Here at emphasizes its claim to distinction Naples occurs the first passage that as "the principal medical university shows some confusion, leading one of Christendom.” Amalfi, half a to suppose it was either wrongly day distant, impressed him with its transcribed or that R. Benjamin commercial activity. The city had is here only recording “what he certainly by this time lost some of heard." He speaks of Pozzuoli its splendour, having been pillage and Sorrento as one and the same by the Pisans in 1135, but the place; and, as he does not mention catastrophe so graphically related the name of any Jews resident by Petrarch, which deprived it of there, it seems doubtful whether its harbour and maritime imhe did visit either of the places he portance, had not yet occurred, and or his editors have commingled in- Amalfi was still a place of congeniously. The passage deserves siderable mark, a fact hard to quotation for its amusing mixture realise nowadays, when we visit of fact and fiction.
this tiny town squeezed in its “ From thence to Pozzuoli or rocky fastnesses, with its populaSorrento, a large city built by tion of beggars. Yet up to a certain Tsintsan Hadar'eser, who fled in point R. Benjamin's description fear of King David, of blessed obtains to this day.
“ The Christian population of fession. It is a singular circumthis country is mostly addicted to stance that wherever Rabbi Ben. trade, they do not till the ground, jamin in his travels finds the but buy everything for money, numbers of the Jews small, either because they reside on high moun- ten, sufficient to form a synagogue, tains and upon rocky hills ; fruit and to be allowed to say the great abounds, however, the land being prayers, or less, their occupation is well supplied with orchards, vine- always that of dyers. Can it be yards, olive groves and gardens. argued from this that any stigma Nobody dares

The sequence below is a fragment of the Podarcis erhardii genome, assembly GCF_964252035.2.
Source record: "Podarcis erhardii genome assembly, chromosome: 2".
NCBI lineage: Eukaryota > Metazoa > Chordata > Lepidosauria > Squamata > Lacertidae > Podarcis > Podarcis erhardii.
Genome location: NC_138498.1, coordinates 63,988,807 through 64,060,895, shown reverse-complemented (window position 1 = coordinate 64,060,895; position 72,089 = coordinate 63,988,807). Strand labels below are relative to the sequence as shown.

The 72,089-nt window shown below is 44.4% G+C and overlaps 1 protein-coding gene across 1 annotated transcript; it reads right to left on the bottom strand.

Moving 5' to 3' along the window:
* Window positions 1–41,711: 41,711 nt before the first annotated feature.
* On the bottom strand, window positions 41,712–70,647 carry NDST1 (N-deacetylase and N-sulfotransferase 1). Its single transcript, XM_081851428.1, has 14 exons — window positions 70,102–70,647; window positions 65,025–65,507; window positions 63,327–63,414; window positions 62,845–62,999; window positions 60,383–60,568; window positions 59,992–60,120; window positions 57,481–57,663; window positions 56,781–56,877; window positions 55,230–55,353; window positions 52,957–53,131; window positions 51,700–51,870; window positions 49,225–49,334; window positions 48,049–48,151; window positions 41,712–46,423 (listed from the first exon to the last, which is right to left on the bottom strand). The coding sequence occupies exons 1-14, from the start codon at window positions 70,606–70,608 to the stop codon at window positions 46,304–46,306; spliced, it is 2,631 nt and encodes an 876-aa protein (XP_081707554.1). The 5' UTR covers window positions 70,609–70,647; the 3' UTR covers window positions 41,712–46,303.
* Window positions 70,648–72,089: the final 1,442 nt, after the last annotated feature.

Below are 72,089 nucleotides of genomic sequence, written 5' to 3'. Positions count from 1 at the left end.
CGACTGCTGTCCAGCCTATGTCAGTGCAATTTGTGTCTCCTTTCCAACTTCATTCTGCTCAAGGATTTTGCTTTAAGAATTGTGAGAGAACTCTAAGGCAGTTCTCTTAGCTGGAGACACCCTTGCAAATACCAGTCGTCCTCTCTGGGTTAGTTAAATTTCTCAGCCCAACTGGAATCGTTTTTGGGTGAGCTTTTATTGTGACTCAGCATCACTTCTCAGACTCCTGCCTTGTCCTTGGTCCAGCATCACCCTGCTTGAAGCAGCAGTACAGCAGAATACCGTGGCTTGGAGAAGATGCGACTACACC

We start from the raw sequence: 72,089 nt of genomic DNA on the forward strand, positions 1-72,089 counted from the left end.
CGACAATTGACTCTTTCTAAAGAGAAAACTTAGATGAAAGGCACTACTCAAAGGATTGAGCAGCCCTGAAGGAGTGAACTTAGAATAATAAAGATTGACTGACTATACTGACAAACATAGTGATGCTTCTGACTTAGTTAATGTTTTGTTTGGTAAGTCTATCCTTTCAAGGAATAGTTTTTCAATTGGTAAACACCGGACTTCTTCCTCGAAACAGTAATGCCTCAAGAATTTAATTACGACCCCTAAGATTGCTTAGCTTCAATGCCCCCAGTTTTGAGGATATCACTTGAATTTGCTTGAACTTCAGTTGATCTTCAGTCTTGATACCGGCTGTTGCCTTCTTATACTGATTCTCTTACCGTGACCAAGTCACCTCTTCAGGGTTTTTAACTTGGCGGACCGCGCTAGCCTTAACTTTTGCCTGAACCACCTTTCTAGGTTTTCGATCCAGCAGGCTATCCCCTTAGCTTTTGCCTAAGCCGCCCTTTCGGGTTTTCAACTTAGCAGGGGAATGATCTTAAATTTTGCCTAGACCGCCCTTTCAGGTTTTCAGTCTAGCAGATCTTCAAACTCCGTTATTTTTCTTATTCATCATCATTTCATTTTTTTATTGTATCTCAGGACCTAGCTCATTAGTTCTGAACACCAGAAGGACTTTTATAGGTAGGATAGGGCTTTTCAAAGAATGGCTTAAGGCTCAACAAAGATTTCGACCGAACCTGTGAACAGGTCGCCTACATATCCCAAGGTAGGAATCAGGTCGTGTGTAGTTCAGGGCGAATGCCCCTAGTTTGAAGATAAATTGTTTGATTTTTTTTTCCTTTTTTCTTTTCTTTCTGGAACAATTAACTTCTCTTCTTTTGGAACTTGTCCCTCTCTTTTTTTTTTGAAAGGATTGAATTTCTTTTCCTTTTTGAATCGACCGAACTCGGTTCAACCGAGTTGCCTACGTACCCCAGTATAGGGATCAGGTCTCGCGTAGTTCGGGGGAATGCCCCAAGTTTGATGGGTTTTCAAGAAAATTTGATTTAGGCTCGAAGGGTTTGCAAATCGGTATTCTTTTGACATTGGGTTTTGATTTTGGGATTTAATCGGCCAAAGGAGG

was attached in those days to this them."
trade ? Qur author now made his way Two more days' journey by sea across the peninsula to Trani, a brought him to Arta, which he journey that took him six days, and
confine of the must therefore have been fairly empire of Manuel, King of Greece. rapid, seeing he stopped at various Anatolica, Gatras, Lepanto are places on the way, and visited the then successively visited; and it Jewish congregations who mustered reads comically to hear not the in good numbers, considering the slightest classical allusion, to find size of the various towns. He a traveller in search of nothing speaks of Trani as a large and save the various Jews resident in handsome town, where all the each place.
At Crissa he found pilgrims bound for Jerusalem were two hundred Jews living by them. wont to assemble on account of the selves on Mount Parnassus, carrying convenience of its port. Here he on agriculture upon their own found a goodly congregation of land and property, a most remarkJews. To this day Trani possesses able fact, as the Jews rarely or several synagogues dating back to never affect agriculture, so much so these times, and affords many in- that Porson, in conversation with dications of the former prosperity Rogers, noted the excuse of the and importance of the place. One steward (Luke xvi., 3), “I cannot day's journey brought R. Benjamin dig, to beg I am ashamed,” as a to St. Nicholas di Bari, and it is peculiarly Jewish excuse, adding difficult to identify this, now the · Who, from that day to this, has most important commercial town seen a Jew who was a beggar or an in Apulia, with a large city which agriculturist ? ” There can therewas destroyed by King William of fore have been no oppressive Sicily. The place still lies in ruins, restrictions on the Jews in the and contains neither Jewish nor Greece of those days. Indeed, our Christian inhabitants ; but the author seems to have found their facts tally with history. In a day condition prosperous throughout and a half R. Benjamin struck the dominion. At Thebes he across the land to Taranto. The
speaks of two thousand Jewish Greek element evidently still pre- inhabitants, who were the most vailed in his days, since he speaks eminent manufacturers of silk and of the inhabitants as Greeks. Re- purple cloth in all Greece. turning to Brindisi and proceeding What probably attracted them thence to Otranto, now an insig- in such numbers
was the fact nificant fishing town, but then a recorded by Gibbon, that all favourite point of embarkation, our persons employed on the workman. author crossed in two days to ship of parchment, silk, and Corfu. Here he only discovered purple, as well as the mariners of one Jew, who was a dyer by pro- the Peloponessus, were exempted